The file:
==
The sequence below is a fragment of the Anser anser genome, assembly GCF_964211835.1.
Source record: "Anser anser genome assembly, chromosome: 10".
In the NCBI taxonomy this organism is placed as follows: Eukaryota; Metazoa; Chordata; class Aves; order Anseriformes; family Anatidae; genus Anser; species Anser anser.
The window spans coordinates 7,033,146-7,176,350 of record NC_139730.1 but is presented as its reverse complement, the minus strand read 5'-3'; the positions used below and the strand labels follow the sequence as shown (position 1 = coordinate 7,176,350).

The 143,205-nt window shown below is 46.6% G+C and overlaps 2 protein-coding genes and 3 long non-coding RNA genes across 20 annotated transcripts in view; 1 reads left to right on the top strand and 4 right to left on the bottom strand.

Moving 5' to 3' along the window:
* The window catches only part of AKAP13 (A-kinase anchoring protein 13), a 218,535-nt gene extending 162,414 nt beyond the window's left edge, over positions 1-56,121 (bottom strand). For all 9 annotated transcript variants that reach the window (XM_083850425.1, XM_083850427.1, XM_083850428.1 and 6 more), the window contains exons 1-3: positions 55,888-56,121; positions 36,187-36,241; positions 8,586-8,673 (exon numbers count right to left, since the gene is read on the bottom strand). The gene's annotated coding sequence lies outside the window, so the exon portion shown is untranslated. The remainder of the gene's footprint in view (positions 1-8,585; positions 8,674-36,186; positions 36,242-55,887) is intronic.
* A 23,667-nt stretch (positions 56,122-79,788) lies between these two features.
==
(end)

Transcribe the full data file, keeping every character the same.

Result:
The sequence below is a fragment of the Anser anser genome, assembly GCF_964211835.1.
Source record: "Anser anser genome assembly, chromosome: 10".
In the NCBI taxonomy this organism is placed as follows: Eukaryota; Metazoa; Chordata; class Aves; order Anseriformes; family Anatidae; genus Anser; species Anser anser.
The window spans coordinates 7,033,146-7,176,350 of record NC_139730.1 but is presented as its reverse complement, the minus strand read 5'-3'; the positions used below and the strand labels follow the sequence as shown (position 1 = coordinate 7,176,350).

The 143,205-nt window shown below is 46.6% G+C and overlaps 2 protein-coding genes and 3 long non-coding RNA genes across 20 annotated transcripts in view; 1 reads left to right on the top strand and 4 right to left on the bottom strand.

Moving 5' to 3' along the window:
* The window catches only part of AKAP13 (A-kinase anchoring protein 13), a 218,535-nt gene extending 162,414 nt beyond the window's left edge, over positions 1-56,121 (bottom strand). For all 9 annotated transcript variants that reach the window (XM_083850425.1, XM_083850427.1, XM_083850428.1 and 6 more), the window contains exons 1-3: positions 55,888-56,121; positions 36,187-36,241; positions 8,586-8,673 (exon numbers count right to left, since the gene is read on the bottom strand). The gene's annotated coding sequence lies outside the window, so the exon portion shown is untranslated. The remainder of the gene's footprint in view (positions 1-8,585; positions 8,674-36,186; positions 36,242-55,887) is intronic.
* A 23,667-nt stretch (positions 56,122-79,788) lies between these two features.